Phil Porter (the Council’s Strategic Director of Community Wellbeing) said that the Trust would have a Business Plan and officers would be recruited to deliver the objectives that had been outlined in it. He added that as delivering the London Borough of Culture 2020 Programme was a corporate priority for Brent, Council representatives would be appointed to the Trust. However, the trustees had not been confirmed yet and a report on the operation of the Trust would be presented at the Cabinet meeting in January 2019.  

 

Ms Stonock pointed out that the parameters of the Programme would need to be confirmed to the Greater London Authority (GLA) by September 2019

 

Visit to Hull

Members enquired about lessons learned from a recent visit to Hull, the United Kingdom’s City of Culture 2017, and it was highlighted that the Hull City Council had taken the initiative fully on board. Residents had been engaged throughout the design and delivery phases and the volunteer programme that had been set up by the Local Authority had addressed some of its public health priorities such as tackling isolation. The Council had encouraged various organisations to invest and work in Hull and it had continued to co-produce with residents beyond the timeframe of the Programme. Councillor Hirani pointed out that Hull had also developed a cultural trust early in the process which had facilitated fundraising. Local politicians had been willing to learn from cultural and arts organisations which had been trusted to deliver the objectives of the programme.  

     

Engagement of young people and Young Ambassadors

Members heard that a specific focus would be placed on young people throughout the Programme, as they were at the heart of Brent’s bid, with the aim to develop them and enable them to be part of decision-making structures. Brian Grady (the Council’s Operational Director of Safeguarding Performance and Strategy) provided assurance that young people had been involved in all steps of the decision-making process. He also spoke about the Takeover Challenge, taking place on Friday 23 November, when young people would be put into real-life decision making positions in the Council. This would form part of the engagement process and would enable officers to identify gaps prior to the review of the engagement map in January 2019. Mr Grady added that engagement from primary and secondary schools had picked up which was important as schools had a key role in shaping the Borough of Culture Programme. Nevertheless, he acknowledged that there had been a few schools yet to confirm the details of their participation and this would be followed up with the respective head teachers and governors in a timely manner.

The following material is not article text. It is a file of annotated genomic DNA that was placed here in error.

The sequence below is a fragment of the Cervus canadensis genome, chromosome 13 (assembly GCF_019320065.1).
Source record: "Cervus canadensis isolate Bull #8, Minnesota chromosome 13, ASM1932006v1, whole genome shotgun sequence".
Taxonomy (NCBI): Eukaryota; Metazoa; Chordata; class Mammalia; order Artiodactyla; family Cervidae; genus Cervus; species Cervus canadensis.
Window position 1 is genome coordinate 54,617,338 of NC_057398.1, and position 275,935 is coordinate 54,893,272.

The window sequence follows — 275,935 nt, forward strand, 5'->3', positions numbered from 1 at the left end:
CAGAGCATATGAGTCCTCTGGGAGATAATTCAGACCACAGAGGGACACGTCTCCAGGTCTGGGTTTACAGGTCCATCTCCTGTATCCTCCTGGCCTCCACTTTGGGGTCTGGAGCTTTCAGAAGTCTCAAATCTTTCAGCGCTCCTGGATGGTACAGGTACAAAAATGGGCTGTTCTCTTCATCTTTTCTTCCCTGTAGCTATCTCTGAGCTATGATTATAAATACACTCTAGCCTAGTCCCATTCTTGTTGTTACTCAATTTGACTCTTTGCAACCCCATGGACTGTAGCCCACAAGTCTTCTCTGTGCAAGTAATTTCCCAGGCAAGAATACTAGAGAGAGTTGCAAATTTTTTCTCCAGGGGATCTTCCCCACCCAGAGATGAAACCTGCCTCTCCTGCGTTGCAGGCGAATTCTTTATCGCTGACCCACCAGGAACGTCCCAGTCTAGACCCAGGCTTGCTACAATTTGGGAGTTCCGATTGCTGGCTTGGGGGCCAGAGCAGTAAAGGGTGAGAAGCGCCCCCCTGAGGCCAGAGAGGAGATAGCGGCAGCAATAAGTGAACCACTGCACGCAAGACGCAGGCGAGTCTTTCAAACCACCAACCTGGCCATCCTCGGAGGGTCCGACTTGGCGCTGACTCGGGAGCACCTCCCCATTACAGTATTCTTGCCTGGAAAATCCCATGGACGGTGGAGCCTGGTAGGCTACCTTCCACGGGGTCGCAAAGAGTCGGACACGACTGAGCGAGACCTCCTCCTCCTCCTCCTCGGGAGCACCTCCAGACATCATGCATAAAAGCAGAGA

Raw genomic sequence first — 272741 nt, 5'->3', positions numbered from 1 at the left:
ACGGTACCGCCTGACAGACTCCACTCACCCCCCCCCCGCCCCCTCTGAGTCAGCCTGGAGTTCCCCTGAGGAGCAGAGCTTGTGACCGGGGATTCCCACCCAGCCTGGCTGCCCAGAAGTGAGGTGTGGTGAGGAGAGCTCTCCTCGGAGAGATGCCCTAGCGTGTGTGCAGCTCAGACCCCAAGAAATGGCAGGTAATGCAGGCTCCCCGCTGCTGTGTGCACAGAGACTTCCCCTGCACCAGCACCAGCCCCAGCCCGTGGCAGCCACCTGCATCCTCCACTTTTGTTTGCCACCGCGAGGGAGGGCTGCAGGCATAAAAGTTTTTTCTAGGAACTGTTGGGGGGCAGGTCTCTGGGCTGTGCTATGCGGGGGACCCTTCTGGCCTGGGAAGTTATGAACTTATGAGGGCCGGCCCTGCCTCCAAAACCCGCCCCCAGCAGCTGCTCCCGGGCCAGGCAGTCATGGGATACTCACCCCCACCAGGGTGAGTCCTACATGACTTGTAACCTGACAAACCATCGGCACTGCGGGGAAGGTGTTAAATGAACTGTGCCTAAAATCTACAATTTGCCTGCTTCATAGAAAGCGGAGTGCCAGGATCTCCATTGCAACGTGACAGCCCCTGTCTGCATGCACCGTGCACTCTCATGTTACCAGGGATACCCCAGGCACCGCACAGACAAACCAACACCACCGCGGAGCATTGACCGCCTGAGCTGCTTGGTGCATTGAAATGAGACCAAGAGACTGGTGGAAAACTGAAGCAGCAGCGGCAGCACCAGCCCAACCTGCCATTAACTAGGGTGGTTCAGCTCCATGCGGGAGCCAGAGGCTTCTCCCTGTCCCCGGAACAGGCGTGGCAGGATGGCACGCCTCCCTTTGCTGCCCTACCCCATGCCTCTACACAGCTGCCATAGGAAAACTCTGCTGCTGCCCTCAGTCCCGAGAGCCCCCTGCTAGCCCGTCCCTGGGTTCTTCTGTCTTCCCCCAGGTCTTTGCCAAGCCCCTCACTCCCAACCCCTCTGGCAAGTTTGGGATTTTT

Mr Brady added that efforts had been made to maximise involvement from underrepresented segments such as special schools, Pupil Referral Units and additional resource provision educational establishments. In addition, an engagement statement had been drafted and a recent inspection of the Local Authority by the Office for Standards in Education, Children's Services and Skills (Ofsted) had praised the Council’s engagement with hard to reach groups. 

 

Members referred to the fact that Hull had not engaged young people aged 18-21 in delivering its programme. Councillor Hirani stressed that Brent’s bid was different as it had been centred on young people and led by them. Mr Grady added that it was important to point out that involving young people did not mean that all activities would be centred on them – instead, they would be engaged in designing activities for all residents. In addition, as part of the Young Ambassador programme officers would work with young people so they received the necessary knowledge and expertise to develop themselves further.